It is easy to confuse attention and consciousness. Attention seems even part of consciousness. Some articles in the blog Psyblog (here) make an interesting take on attention. In fact, what I found at this blog was so engaging that I intend to visit it regularly.
An article by M. Miller from Nature 2003 is cited by the blogger. It shows that visual attention can be divided between two things. Here is the abstract:
By voluntarily directing attention to a specific region of a visual scene, we can improve our perception of stimuli at that location. This ability to focus attention upon specific zones of the visual field has been described metaphorically as a moveable spotlight or zoom lens that facilitates the processing of stimuli within its ‘beam. A long-standing controversy has centred on the question of whether the spotlight of spatial attention has a unitary beam or whether it can be divided flexibly to disparate locations. Evidence supporting the unitary spotlight view has come from numerous behavioural and electrophysiological studies. Recent experiments, however, indicate that the spotlight of spatial attention may be divided between non-contiguous zones of the visual field for very brief stimulus exposures (<100 ms). Here we use an electrophysiological measure of attentional allocation (the steady-state visual evoked potential) to show that the spotlight may be divided between spatially separated locations (excluding interposed locations) over more extended time periods. This spotlight division appears to be accomplished at an early stage of visual-cortical processing.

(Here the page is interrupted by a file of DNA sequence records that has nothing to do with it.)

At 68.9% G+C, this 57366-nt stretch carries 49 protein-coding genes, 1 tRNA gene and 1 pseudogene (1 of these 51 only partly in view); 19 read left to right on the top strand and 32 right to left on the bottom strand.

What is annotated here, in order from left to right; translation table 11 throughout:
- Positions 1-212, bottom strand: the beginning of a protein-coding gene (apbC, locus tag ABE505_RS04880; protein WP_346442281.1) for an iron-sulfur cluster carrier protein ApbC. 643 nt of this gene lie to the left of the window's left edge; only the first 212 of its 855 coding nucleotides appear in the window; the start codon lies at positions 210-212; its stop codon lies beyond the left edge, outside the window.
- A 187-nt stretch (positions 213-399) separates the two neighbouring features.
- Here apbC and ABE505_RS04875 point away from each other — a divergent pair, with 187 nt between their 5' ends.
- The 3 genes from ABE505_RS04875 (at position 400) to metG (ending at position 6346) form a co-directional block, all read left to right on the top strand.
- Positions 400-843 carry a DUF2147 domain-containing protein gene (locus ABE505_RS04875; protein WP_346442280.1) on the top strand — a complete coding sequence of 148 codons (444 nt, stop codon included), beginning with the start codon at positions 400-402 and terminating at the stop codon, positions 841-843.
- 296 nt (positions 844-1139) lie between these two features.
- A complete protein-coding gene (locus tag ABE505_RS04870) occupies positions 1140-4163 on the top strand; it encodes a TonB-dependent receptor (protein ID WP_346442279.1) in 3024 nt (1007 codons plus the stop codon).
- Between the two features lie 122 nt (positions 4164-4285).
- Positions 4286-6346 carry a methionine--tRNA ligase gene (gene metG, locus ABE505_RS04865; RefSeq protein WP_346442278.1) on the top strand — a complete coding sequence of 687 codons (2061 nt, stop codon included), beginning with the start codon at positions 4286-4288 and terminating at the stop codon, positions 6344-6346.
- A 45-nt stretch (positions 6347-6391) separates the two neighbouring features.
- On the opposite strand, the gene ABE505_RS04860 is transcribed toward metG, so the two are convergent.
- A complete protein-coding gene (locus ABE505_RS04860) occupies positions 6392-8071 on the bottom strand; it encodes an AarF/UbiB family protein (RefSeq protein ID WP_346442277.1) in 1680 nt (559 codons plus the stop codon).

This does seem to indicate that attention is a complex concept and not just another word for consciousness. If each sense mode has zero, one or more focuses of attention at any time, plus perhaps other things (non-sensory) being attended to, then attention may be a busy little area.